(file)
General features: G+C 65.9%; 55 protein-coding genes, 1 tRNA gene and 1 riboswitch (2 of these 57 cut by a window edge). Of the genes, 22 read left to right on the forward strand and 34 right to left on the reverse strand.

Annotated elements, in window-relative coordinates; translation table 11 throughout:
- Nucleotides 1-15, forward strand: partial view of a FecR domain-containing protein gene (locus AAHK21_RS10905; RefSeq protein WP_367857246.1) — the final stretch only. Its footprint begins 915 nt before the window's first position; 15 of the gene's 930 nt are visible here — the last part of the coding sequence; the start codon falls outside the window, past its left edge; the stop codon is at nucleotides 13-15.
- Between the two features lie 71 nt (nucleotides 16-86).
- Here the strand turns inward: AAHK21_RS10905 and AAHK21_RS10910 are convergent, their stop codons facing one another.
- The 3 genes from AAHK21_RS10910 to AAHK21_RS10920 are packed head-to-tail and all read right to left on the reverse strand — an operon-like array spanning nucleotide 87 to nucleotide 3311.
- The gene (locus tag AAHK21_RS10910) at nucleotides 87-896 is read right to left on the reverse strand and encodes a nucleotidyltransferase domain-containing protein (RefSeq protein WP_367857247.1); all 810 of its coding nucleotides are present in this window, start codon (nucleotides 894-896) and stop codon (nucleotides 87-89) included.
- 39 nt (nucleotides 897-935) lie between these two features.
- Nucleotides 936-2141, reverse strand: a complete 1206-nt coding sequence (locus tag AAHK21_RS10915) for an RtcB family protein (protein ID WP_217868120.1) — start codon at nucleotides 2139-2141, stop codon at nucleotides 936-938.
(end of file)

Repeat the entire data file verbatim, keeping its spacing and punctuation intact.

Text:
General features: G+C 65.9%; 55 protein-coding genes, 1 tRNA gene and 1 riboswitch (2 of these 57 cut by a window edge). Of the genes, 22 read left to right on the forward strand and 34 right to left on the reverse strand.

Annotated elements, in window-relative coordinates; translation table 11 throughout:
- Nucleotides 1-15, forward strand: partial view of a FecR domain-containing protein gene (locus AAHK21_RS10905; RefSeq protein WP_367857246.1) — the final stretch only. Its footprint begins 915 nt before the window's first position; 15 of the gene's 930 nt are visible here — the last part of the coding sequence; the start codon falls outside the window, past its left edge; the stop codon is at nucleotides 13-15.
- Between the two features lie 71 nt (nucleotides 16-86).
- Here the strand turns inward: AAHK21_RS10905 and AAHK21_RS10910 are convergent, their stop codons facing one another.
- The 3 genes from AAHK21_RS10910 to AAHK21_RS10920 are packed head-to-tail and all read right to left on the reverse strand — an operon-like array spanning nucleotide 87 to nucleotide 3311.
- The gene (locus tag AAHK21_RS10910) at nucleotides 87-896 is read right to left on the reverse strand and encodes a nucleotidyltransferase domain-containing protein (RefSeq protein WP_367857247.1); all 810 of its coding nucleotides are present in this window, start codon (nucleotides 894-896) and stop codon (nucleotides 87-89) included.
- 39 nt (nucleotides 897-935) lie between these two features.
- Nucleotides 936-2141, reverse strand: a complete 1206-nt coding sequence (locus tag AAHK21_RS10915) for an RtcB family protein (protein ID WP_217868120.1) — start codon at nucleotides 2139-2141, stop codon at nucleotides 936-938.